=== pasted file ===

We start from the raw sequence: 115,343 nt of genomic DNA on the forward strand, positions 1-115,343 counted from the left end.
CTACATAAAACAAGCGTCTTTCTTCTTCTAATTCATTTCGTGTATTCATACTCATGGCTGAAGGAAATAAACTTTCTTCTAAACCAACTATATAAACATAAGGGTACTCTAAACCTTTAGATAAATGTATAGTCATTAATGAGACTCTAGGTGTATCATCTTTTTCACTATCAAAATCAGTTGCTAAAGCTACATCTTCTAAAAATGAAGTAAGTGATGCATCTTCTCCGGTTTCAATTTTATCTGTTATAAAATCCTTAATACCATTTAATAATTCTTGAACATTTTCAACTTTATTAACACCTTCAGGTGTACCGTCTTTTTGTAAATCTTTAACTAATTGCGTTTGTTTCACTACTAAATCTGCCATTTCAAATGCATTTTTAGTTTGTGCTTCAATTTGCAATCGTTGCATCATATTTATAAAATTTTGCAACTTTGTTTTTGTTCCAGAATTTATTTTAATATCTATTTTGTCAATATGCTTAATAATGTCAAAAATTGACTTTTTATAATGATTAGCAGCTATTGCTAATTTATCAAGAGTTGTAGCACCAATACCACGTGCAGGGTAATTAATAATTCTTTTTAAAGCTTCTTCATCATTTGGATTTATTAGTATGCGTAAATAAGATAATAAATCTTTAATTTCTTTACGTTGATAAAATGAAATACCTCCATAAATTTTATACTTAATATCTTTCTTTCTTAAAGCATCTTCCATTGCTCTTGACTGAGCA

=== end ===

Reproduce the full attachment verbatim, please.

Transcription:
We start from the raw sequence: 115,343 nt of genomic DNA on the forward strand, positions 1-115,343 counted from the left end.
CTACATAAAACAAGCGTCTTTCTTCTTCTAATTCATTTCGTGTATTCATACTCATGGCTGAAGGAAATAAACTTTCTTCTAAACCAACTATATAAACATAAGGGTACTCTAAACCTTTAGATAAATGTATAGTCATTAATGAGACTCTAGGTGTATCATCTTTTTCACTATCAAAATCAGTTGCTAAAGCTACATCTTCTAAAAATGAAGTAAGTGATGCATCTTCTCCGGTTTCAATTTTATCTGTTATAAAATCCTTAATACCATTTAATAATTCTTGAACATTTTCAACTTTATTAACACCTTCAGGTGTACCGTCTTTTTGTAAATCTTTAACTAATTGCGTTTGTTTCACTACTAAATCTGCCATTTCAAATGCATTTTTAGTTTGTGCTTCAATTTGCAATCGTTGCATCATATTTATAAAATTTTGCAACTTTGTTTTTGTTCCAGAATTTATTTTAATATCTATTTTGTCAATATGCTTAATAATGTCAAAAATTGACTTTTTATAATGATTAGCAGCTATTGCTAATTTATCAAGAGTTGTAGCACCAATACCACGTGCAGGGTAATTAATAATTCTTTTTAAAGCTTCTTCATCATTTGGATTTATTAGTATGCGTAAATAAGATAATAAATCTTTAATTTCTTTACGTTGATAAAATGAAATACCTCCATAAATTTTATACTTAATATCTTTCTTTCTTAAAGCATCTTCCATTGCTCTTGACTGAGCA